associating, with each of the candidate volumes, preliminary labels associated with the digital video in which the candidate volume was identified;
forming a union of all of the preliminary labels of all of the candidate volumes;
for each label of a plurality of preliminary labels of the union:
identifying the candidate volumes associated with the label;
clustering the identified candidate volumes into a plurality of clusters according to their determined features;
determining, for each of the clusters, a degree of label consistency; and
assigning the label as a verified label to a candidate volume responsive to the candidate volume belonging to a cluster with at least a given threshold degree of label consistency and being associated with the label.
8. The computer-implemented method of claim 1, wherein ones of the plurality of digital videos are associated with labels, and wherein assigning a verified label to a volume comprises:
associating, with each of the candidate volumes, preliminary labels associated with the digital video in which the candidate volume was identified;
forming a union of all of the preliminary labels of all of the candidate volumes;
for each label of a plurality of the preliminary labels:
identifying a training set of candidate volumes having the label;
training a weak volume classifier using the determined features of the candidate volumes in the training set;
obtaining candidate volume scores by applying the weak volume classifier to the candidate volumes;
for each of the candidate volumes for which the corresponding score has at least some given threshold value, assigning the label to the candidate volume as a verified label.
9. The computer-implemented method of claim 1, further comprising:
for a first one of the verified labels:
forming a training set of candidate volumes to which the first one of the verified labels has been assigned; and
training a classifier using the determined features of the candidate volumes in the training set, the classifier configured to receive a candidate volume and to output a score indicating a degree of likelihood that the candidate volume contains a representation of the verified label.
10. The computer-implemented method of claim 9, further comprising:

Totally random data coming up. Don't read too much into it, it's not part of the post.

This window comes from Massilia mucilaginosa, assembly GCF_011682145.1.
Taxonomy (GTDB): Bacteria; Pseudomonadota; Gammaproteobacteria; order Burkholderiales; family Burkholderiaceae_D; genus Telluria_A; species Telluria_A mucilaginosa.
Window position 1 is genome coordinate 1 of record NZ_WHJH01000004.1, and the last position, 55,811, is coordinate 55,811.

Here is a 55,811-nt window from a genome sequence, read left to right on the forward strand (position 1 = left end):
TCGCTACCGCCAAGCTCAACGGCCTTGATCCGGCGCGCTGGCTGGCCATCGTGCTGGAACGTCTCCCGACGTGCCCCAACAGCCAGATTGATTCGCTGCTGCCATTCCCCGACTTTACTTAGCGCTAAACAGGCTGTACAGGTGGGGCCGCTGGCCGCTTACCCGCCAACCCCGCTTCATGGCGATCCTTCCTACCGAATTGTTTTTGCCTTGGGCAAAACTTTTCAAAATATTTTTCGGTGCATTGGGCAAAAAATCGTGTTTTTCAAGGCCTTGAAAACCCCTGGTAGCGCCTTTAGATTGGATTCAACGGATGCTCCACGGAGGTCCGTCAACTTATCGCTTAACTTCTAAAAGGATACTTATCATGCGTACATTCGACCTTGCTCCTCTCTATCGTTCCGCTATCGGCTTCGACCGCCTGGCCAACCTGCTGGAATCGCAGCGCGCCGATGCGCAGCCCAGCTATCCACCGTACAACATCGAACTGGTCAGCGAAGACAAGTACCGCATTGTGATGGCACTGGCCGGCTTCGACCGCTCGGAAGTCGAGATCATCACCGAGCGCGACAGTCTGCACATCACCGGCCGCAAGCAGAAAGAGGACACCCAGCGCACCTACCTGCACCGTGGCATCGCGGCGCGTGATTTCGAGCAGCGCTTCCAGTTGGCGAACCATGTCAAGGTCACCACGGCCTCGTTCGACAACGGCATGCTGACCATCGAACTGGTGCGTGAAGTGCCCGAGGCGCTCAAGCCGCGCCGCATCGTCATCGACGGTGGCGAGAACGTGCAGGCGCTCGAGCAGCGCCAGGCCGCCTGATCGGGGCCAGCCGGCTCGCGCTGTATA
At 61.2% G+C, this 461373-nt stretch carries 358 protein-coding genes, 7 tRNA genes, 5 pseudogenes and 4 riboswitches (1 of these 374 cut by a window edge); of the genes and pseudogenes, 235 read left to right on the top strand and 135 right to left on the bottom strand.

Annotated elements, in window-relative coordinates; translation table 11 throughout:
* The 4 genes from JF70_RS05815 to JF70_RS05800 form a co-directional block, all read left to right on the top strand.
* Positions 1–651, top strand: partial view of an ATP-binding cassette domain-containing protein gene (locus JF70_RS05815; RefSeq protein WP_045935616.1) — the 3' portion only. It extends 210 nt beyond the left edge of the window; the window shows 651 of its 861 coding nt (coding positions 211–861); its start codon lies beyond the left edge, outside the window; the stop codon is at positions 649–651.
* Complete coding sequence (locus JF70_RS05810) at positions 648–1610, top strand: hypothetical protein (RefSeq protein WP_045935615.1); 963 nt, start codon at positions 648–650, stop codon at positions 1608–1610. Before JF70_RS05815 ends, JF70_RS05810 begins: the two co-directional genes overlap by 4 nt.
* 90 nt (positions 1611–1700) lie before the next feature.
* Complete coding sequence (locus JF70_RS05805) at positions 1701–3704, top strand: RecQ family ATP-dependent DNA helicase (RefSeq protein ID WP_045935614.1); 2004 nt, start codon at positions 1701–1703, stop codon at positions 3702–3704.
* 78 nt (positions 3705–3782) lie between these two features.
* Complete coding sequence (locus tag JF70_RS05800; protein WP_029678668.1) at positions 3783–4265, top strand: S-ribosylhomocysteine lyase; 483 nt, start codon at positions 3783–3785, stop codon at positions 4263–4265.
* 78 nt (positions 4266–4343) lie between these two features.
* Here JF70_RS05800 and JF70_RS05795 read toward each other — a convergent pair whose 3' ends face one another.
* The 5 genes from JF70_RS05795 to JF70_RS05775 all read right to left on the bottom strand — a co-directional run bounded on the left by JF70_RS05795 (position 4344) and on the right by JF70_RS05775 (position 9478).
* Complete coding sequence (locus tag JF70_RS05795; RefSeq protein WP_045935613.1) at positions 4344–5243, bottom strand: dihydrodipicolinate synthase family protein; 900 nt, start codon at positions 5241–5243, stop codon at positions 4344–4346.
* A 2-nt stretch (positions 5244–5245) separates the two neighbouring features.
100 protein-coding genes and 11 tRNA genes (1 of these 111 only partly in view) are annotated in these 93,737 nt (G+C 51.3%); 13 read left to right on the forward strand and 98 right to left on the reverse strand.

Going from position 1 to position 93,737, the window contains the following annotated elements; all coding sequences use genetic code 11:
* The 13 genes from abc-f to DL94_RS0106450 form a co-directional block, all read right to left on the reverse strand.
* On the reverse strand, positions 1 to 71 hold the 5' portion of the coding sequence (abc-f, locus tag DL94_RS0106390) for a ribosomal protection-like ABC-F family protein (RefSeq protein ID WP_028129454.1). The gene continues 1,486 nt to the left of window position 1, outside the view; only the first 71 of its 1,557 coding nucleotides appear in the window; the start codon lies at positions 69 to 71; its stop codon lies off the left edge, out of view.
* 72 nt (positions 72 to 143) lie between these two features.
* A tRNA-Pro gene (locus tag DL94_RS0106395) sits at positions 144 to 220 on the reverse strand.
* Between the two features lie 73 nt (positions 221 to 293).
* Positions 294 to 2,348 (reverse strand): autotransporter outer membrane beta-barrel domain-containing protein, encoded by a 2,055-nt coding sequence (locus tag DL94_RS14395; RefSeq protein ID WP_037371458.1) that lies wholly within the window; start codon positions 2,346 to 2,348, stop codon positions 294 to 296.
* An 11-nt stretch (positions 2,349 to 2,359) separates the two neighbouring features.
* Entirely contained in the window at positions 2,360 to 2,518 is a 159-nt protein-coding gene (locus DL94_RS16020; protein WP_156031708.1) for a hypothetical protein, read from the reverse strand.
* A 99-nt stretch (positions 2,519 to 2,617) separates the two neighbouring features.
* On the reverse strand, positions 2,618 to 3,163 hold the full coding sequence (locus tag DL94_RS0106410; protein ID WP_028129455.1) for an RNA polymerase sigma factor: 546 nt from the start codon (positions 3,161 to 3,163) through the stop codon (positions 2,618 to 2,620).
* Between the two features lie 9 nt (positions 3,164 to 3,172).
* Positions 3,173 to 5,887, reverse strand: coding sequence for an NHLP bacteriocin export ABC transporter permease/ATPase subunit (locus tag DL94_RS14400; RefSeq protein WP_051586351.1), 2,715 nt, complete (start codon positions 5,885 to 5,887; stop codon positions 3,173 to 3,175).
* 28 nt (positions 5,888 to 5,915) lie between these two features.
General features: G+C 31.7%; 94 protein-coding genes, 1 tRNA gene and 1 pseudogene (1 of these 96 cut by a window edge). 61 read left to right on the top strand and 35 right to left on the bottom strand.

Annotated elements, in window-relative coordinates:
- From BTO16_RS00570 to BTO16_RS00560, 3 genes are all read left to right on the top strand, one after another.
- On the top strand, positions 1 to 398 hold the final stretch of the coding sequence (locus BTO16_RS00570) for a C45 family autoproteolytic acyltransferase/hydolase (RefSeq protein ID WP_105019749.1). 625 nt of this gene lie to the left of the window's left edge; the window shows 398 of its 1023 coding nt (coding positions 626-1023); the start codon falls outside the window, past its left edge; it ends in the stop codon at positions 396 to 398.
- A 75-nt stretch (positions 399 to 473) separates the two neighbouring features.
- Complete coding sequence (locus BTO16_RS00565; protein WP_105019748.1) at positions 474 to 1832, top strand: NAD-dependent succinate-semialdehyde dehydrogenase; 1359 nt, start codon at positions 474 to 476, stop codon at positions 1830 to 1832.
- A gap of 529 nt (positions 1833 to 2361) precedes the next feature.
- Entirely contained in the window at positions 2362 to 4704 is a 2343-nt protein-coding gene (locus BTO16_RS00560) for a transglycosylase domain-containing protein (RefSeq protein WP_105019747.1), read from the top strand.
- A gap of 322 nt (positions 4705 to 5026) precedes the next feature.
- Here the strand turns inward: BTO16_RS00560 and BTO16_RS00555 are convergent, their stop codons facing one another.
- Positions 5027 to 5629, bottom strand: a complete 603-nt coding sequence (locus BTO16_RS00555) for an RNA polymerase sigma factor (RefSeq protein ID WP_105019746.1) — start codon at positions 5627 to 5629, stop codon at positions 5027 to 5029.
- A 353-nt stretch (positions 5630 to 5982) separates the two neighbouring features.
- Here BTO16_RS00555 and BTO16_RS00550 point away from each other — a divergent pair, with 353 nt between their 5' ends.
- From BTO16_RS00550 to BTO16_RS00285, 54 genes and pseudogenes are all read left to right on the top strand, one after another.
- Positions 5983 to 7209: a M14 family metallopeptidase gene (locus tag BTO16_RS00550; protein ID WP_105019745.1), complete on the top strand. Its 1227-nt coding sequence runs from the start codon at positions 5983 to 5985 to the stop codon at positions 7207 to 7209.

identifying a volume in a digital video;
obtaining a score by applying one of the trained classifiers to the volume; and
responsive to the score having at least some given threshold value, adding the label corresponding to the classifier to video metadata of the video.
11. The computer-implemented method of claim 1, further comprising:
receiving a textual search query;
determining a match degree to which volumes of a digital video have a verified label matching the search query; and
including the digital video in a search result set of videos matching the search query, based at least in part on the match degree.
12. The computer-implemented method of claim 1, further comprising:
receiving a textual search query; and
responsive to a volume of a digital video in a search result set of video data matching the textual search query having a verified label matching the search query, including the volume in a search result set of video data matching the search query.
13. The computer-implemented method of claim 12, wherein the search result set includes a representation of the volume such that, when the representation is selected on a client device, playback of the video begins at a beginning frame of the volume.
14. The computer-implemented method of claim 1, further comprising:
receiving, from a client device, an indication of a volume being displayed on the client device and a request for volumes similar to the displayed volume;
identifying a verified label assigned to the indicated volume;
identifying other volumes that also have the identified verified label; and
providing, to the client device, a result set including the identified other volumes.